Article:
Gary Coleman's Remains Cremated

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PROVO, Utah -- After being on hold for nearly three weeks, actor Gary Coleman's remains have been cremated as he specified he wanted -- without any funeral, ceremony, or fanfare, according to the attorney hired to oversee his estate.

Attorney Robert Jeffs said in a statement the remains were cremated at 5:15 p.m. Thursday at a mortuary in Sandy, a Salt Lake City suburb.

Earlier this week, Jeffs said that Coleman's 2005 will specified he did not want a funeral. In Coleman's 1999 will, he said he wanted to remembered in a ceremony conducted by people without any financial ties to him, and who could "look each other in the eyes and say they really cared personally for Gary Coleman."

Jeffs was appointed as executor of Coleman's will by a Utah judge Monday, until a dispute over his assets between his ex-wife, Shannon Price, and ex-girlfriend, Anna Gray can be settled. Both women contend they are the lawful administrators of his estate.

Coleman's ashes and property will be securely stored until a final determination is made on an estate executor.

The decision could take months.

Gray is named in a 2005 will, and the judge delayed Coleman'scremation Gray could travel to Utah from Portland, Ore., and seehis body before it is cremated.

Price is named in a 2007 handwritten note by Coleman that is intended to amend any earlierwills. The note names Price as the sole heir.

Price's attorneys contend she is the rightful heir to Coleman'sestate because even though the two divorced in 2008, she was stillhis common-law wife. Court documents say the couple continued tolive together, shared bank accounts and presented themselves ashusband and wife.

It wasn't publicly known the two had divorced until afterColeman died.

Meanwhile, it was revealed Tuesday that Coleman's living will called for him to remain in an irreversible coma for at least 15 days before life support could be ended. His ex-wife Shannon Price ordered doctors to disconnect life support just one day after the actor fell into a coma.

Coleman's "advanced medical directive" signed in October 2006 named Price, 24, as his agent to make medical decisions for him, CNN is reporting.

"If I am unable to give informed consent to medical treatment, I want my agent to give or withhold such consent for me based upon any treatment choices that I have expressed while competent, whether under this Power of Attorney or otherwise," the living will said. "If my agent cannot determine the treatment choice I would make under the particular circumstances, then my agent should make the choice based on what my agent believes to be in my best interest."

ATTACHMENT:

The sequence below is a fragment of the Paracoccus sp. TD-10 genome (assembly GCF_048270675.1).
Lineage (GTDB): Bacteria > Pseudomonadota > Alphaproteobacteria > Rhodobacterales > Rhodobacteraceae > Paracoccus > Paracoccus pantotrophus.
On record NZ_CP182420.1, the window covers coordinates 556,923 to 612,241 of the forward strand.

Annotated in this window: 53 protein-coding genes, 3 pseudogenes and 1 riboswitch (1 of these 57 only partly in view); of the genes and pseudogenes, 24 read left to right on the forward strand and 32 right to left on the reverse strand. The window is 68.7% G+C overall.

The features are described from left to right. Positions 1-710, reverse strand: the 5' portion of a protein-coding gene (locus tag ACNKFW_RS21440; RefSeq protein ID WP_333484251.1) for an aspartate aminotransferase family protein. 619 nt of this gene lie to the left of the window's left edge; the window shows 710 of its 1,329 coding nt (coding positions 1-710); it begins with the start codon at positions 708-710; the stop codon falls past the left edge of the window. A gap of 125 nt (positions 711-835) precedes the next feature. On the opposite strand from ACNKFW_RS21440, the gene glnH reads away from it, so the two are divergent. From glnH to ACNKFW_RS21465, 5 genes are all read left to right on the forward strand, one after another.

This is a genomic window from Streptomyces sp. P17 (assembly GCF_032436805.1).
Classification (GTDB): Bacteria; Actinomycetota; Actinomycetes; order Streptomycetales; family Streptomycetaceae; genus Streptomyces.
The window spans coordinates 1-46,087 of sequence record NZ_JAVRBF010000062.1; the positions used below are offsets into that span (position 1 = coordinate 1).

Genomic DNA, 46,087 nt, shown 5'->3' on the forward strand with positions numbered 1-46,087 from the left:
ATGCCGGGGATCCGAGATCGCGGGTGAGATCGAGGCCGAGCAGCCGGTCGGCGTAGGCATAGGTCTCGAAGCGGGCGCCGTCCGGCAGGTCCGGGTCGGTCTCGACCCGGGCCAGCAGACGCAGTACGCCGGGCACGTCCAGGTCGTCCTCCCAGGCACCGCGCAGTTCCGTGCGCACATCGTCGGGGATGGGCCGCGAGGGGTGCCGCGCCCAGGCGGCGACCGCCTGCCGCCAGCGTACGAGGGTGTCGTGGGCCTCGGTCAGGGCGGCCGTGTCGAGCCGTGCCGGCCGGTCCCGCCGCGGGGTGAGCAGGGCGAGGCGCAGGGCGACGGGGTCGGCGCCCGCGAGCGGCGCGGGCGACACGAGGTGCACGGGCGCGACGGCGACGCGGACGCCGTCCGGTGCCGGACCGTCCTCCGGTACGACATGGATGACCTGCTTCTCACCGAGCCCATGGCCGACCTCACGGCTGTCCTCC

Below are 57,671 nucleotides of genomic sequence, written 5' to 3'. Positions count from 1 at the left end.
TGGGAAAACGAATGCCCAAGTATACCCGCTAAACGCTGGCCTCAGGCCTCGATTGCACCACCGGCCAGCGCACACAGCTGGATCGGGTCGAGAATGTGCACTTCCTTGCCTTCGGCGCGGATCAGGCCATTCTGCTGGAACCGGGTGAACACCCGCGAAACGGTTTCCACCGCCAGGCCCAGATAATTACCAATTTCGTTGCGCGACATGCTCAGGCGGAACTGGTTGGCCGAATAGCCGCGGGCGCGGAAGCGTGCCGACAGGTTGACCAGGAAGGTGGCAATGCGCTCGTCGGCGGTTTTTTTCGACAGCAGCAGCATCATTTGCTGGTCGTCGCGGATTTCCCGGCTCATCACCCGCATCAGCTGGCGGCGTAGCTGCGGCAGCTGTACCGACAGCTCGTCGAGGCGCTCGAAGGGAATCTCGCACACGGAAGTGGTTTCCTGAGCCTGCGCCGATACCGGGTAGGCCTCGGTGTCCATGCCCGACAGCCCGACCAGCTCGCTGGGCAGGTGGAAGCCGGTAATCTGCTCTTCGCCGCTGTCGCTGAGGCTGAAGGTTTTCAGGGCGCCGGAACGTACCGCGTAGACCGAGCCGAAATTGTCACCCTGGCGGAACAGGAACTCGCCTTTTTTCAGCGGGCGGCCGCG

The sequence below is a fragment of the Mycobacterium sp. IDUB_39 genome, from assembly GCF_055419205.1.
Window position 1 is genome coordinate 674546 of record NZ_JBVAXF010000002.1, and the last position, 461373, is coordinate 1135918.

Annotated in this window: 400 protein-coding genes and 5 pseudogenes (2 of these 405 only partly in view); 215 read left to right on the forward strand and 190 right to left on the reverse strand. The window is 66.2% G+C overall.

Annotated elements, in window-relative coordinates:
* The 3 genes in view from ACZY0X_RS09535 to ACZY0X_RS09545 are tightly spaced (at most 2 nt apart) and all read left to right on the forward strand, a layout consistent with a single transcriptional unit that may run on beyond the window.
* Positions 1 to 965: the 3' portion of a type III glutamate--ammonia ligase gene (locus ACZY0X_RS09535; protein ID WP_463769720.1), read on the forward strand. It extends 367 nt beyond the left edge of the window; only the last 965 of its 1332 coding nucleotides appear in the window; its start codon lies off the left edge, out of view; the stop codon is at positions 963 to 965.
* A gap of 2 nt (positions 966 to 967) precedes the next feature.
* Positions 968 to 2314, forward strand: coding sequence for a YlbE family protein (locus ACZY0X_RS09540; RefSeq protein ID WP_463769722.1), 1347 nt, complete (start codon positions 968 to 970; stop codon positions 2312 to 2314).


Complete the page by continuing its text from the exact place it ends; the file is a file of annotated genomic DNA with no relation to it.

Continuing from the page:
According to CNN, the document, which was attached to a petition Price filed in probate court, included guidelines Coleman wanted followed.

He said life support should be ended after two doctors decided his condition was "incurable, terminal and expected to result in my death within 12 months" or if doctors "have diagnosed that I have been in a coma for at least 15 days and that the coma is irreversible, meaning that there is no reasonable possibility of my ever regaining consciousness."

"Then, my agent is authorized to require that medical treatment which would prolong irreversible coma or delay my inevitable death... not be instituted, or if previously instituted, to require that it be discontinued," the directive said, according to CNN.

A spokesman for the Utah Medical Association said a family member's wishes have more weight than what's written in a living will.

Coleman fell and hit his head at his Utah home on May 26. He was still conscious when he was taken to a hospital inProvo but slipped into a coma the next day and was placed on life support. It was his ex-wife who made the decision to take him off life support on May 28. Legal documents signed in 2006 gave Price the legal authority to make medical decisions for him if he couldn't.

Coleman starred for eight seasons on the sitcom "Diff'rentStrokes," starting in 1978. The 10-year-old's "Whachu talkin''bout?" became a catch phrase in the show about twoAfrican-American brothers adopted by a wealthy white man.

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